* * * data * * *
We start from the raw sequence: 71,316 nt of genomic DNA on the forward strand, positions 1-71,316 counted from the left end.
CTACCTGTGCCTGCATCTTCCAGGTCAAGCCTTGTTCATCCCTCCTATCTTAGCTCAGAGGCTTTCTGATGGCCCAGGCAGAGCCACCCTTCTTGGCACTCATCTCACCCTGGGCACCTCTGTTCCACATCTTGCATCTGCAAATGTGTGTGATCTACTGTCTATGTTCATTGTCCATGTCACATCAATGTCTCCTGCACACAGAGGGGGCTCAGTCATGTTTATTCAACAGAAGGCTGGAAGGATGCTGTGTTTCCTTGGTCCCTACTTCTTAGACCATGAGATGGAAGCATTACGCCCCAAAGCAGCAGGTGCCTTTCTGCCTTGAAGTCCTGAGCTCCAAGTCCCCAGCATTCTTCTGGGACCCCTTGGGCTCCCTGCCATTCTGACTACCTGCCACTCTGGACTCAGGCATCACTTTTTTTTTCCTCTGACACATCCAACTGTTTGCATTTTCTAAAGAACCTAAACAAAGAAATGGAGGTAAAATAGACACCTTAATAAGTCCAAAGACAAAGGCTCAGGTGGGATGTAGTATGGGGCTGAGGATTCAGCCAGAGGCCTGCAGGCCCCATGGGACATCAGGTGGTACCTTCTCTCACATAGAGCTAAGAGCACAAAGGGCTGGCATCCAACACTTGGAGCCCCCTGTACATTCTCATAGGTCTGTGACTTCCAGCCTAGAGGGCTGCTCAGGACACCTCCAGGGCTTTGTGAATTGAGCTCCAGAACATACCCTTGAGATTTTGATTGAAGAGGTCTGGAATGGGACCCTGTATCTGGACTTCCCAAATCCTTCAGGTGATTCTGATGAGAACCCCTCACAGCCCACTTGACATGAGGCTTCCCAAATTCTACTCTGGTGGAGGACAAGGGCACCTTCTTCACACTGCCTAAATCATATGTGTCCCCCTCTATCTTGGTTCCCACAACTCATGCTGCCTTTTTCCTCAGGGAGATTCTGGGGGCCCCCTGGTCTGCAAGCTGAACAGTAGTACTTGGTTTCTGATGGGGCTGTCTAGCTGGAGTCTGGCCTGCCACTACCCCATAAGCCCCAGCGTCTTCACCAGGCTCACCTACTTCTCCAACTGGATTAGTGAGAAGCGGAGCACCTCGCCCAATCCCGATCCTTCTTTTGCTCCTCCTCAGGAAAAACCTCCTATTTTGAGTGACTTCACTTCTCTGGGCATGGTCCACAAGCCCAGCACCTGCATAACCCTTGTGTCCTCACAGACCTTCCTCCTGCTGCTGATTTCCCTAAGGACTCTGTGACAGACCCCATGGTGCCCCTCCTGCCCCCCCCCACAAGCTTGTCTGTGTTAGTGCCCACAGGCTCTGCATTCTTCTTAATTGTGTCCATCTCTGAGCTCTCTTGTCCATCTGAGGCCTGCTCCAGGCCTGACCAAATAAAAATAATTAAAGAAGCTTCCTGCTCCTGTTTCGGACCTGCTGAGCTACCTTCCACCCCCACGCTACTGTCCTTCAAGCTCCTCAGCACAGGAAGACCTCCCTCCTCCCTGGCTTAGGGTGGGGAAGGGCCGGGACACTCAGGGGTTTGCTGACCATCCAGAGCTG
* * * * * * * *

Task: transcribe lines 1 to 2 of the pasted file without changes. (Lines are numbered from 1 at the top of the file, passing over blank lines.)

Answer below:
We start from the raw sequence: 71,316 nt of genomic DNA on the forward strand, positions 1-71,316 counted from the left end.
CTACCTGTGCCTGCATCTTCCAGGTCAAGCCTTGTTCATCCCTCCTATCTTAGCTCAGAGGCTTTCTGATGGCCCAGGCAGAGCCACCCTTCTTGGCACTCATCTCACCCTGGGCACCTCTGTTCCACATCTTGCATCTGCAAATGTGTGTGATCTACTGTCTATGTTCATTGTCCATGTCACATCAATGTCTCCTGCACACAGAGGGGGCTCAGTCATGTTTATTCAACAGAAGGCTGGAAGGATGCTGTGTTTCCTTGGTCCCTACTTCTTAGACCATGAGATGGAAGCATTACGCCCCAAAGCAGCAGGTGCCTTTCTGCCTTGAAGTCCTGAGCTCCAAGTCCCCAGCATTCTTCTGGGACCCCTTGGGCTCCCTGCCATTCTGACTACCTGCCACTCTGGACTCAGGCATCACTTTTTTTTTCCTCTGACACATCCAACTGTTTGCATTTTCTAAAGAACCTAAACAAAGAAATGGAGGTAAAATAGACACCTTAATAAGTCCAAAGACAAAGGCTCAGGTGGGATGTAGTATGGGGCTGAGGATTCAGCCAGAGGCCTGCAGGCCCCATGGGACATCAGGTGGTACCTTCTCTCACATAGAGCTAAGAGCACAAAGGGCTGGCATCCAACACTTGGAGCCCCCTGTACATTCTCATAGGTCTGTGACTTCCAGCCTAGAGGGCTGCTCAGGACACCTCCAGGGCTTTGTGAATTGAGCTCCAGAACATACCCTTGAGATTTTGATTGAAGAGGTCTGGAATGGGACCCTGTATCTGGACTTCCCAAATCCTTCAGGTGATTCTGATGAGAACCCCTCACAGCCCACTTGACATGAGGCTTCCCAAATTCTACTCTGGTGGAGGACAAGGGCACCTTCTTCACACTGCCTAAATCATATGTGTCCCCCTCTATCTTGGTTCCCACAACTCATGCTGCCTTTTTCCTCAGGGAGATTCTGGGGGCCCCCTGGTCTGCAAGCTGAACAGTAGTACTTGGTTTCTGATGGGGCTGTCTAGCTGGAGTCTGGCCTGCCACTACCCCATAAGCCCCAGCGTCTTCACCAGGCTCACCTACTTCTCCAACTGGATTAGTGAGAAGCGGAGCACCTCGCCCAATCCCGATCCTTCTTTTGCTCCTCCTCAGGAAAAACCTCCTATTTTGAGTGACTTCACTTCTCTGGGCATGGTCCACAAGCCCAGCACCTGCATAACCCTTGTGTCCTCACAGACCTTCCTCCTGCTGCTGATTTCCCTAAGGACTCTGTGACAGACCCCATGGTGCCCCTCCTGCCCCCCCCCACAAGCTTGTCTGTGTTAGTGCCCACAGGCTCTGCATTCTTCTTAATTGTGTCCATCTCTGAGCTCTCTTGTCCATCTGAGGCCTGCTCCAGGCCTGACCAAATAAAAATAATTAAAGAAGCTTCCTGCTCCTGTTTCGGACCTGCTGAGCTACCTTCCACCCCCACGCTACTGTCCTTCAAGCTCCTCAGCACAGGAAGACCTCCCTCCTCCCTGGCTTAGGGTGGGGAAGGGCCGGGACACTCAGGGGTTTGCTGACCATCCAGAGCTG